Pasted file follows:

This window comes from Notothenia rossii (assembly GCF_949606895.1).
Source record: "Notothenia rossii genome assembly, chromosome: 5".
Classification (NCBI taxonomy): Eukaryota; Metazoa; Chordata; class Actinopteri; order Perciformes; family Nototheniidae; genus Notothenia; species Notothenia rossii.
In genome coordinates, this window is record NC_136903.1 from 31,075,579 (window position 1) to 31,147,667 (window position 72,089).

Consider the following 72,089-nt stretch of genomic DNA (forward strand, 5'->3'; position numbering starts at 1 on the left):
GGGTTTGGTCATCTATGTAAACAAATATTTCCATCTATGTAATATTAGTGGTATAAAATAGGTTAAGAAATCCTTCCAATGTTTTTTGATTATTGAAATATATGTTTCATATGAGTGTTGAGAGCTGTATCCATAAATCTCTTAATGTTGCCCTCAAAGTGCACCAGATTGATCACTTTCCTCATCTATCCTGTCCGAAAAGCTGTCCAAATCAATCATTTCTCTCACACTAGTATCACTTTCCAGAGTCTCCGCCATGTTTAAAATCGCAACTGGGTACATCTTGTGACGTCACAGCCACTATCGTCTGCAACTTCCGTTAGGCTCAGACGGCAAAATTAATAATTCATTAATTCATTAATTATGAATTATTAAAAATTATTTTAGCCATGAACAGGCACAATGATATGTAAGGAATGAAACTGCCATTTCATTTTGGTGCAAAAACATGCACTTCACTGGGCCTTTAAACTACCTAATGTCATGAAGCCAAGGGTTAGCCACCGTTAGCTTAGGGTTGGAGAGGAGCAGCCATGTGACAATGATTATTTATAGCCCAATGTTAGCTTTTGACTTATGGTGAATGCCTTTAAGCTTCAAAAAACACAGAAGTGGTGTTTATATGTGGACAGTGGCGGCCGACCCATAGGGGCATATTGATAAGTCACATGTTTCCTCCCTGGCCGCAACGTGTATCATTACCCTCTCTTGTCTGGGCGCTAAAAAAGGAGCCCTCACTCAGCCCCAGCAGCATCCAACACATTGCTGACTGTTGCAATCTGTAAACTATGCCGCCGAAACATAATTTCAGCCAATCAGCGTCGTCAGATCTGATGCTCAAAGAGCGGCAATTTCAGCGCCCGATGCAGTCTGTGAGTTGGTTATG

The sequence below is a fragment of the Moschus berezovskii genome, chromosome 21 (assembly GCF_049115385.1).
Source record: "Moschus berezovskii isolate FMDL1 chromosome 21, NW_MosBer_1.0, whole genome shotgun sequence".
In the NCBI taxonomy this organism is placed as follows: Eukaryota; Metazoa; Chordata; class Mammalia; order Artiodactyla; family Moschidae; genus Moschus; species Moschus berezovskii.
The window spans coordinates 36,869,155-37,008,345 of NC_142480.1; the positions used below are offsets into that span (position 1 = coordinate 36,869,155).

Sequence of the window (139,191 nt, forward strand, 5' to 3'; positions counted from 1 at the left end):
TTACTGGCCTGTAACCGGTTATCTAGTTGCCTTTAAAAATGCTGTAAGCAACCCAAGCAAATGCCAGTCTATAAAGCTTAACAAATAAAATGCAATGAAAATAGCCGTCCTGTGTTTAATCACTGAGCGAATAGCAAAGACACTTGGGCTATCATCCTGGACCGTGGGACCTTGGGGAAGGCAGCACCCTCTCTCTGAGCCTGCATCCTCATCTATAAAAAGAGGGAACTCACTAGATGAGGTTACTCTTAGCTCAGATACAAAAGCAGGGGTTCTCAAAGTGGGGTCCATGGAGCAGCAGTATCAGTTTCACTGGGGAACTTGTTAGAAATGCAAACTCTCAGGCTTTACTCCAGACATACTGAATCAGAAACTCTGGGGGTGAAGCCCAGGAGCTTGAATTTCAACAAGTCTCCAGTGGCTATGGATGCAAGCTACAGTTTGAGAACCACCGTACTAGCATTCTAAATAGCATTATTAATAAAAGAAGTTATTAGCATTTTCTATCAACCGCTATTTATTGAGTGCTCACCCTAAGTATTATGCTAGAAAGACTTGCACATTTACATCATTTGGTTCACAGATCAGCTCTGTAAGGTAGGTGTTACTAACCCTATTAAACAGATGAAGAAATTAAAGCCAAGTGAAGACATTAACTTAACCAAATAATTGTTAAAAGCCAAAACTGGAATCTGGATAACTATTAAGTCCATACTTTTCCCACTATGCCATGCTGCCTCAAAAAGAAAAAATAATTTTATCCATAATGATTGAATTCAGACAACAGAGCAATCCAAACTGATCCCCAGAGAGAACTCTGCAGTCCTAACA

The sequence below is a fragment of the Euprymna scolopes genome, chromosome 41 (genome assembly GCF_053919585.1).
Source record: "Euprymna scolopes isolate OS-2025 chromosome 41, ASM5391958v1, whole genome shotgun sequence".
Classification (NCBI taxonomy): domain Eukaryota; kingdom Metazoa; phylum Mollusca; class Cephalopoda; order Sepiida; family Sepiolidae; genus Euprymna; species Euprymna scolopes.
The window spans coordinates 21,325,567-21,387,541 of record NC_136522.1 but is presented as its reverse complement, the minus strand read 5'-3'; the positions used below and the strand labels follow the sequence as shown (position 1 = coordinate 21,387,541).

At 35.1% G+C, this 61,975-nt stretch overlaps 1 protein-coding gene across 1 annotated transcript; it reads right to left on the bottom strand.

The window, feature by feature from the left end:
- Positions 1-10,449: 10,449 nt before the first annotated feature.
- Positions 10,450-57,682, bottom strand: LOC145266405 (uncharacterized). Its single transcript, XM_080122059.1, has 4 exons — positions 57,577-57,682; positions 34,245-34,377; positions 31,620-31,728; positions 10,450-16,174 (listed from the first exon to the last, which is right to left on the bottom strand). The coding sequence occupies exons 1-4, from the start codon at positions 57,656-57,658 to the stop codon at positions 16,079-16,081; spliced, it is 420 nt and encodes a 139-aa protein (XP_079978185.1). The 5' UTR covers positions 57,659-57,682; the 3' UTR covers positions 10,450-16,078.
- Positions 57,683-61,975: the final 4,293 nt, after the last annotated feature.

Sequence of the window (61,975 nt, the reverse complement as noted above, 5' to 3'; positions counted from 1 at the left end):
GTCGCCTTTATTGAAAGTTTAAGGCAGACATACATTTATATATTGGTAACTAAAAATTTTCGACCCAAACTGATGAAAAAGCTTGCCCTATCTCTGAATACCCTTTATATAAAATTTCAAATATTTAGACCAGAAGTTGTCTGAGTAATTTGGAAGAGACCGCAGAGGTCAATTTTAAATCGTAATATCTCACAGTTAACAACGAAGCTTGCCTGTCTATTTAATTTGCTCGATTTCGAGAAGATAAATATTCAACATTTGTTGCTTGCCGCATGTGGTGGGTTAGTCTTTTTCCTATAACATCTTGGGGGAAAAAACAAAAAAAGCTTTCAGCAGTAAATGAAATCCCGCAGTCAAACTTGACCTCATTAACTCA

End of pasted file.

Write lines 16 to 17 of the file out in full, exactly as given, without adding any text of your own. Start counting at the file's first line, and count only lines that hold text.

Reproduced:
The window spans coordinates 21,325,567-21,387,541 of record NC_136522.1 but is presented as its reverse complement, the minus strand read 5'-3'; the positions used below and the strand labels follow the sequence as shown (position 1 = coordinate 21,387,541).

At 35.1% G+C, this 61,975-nt stretch overlaps 1 protein-coding gene across 1 annotated transcript; it reads right to left on the bottom strand.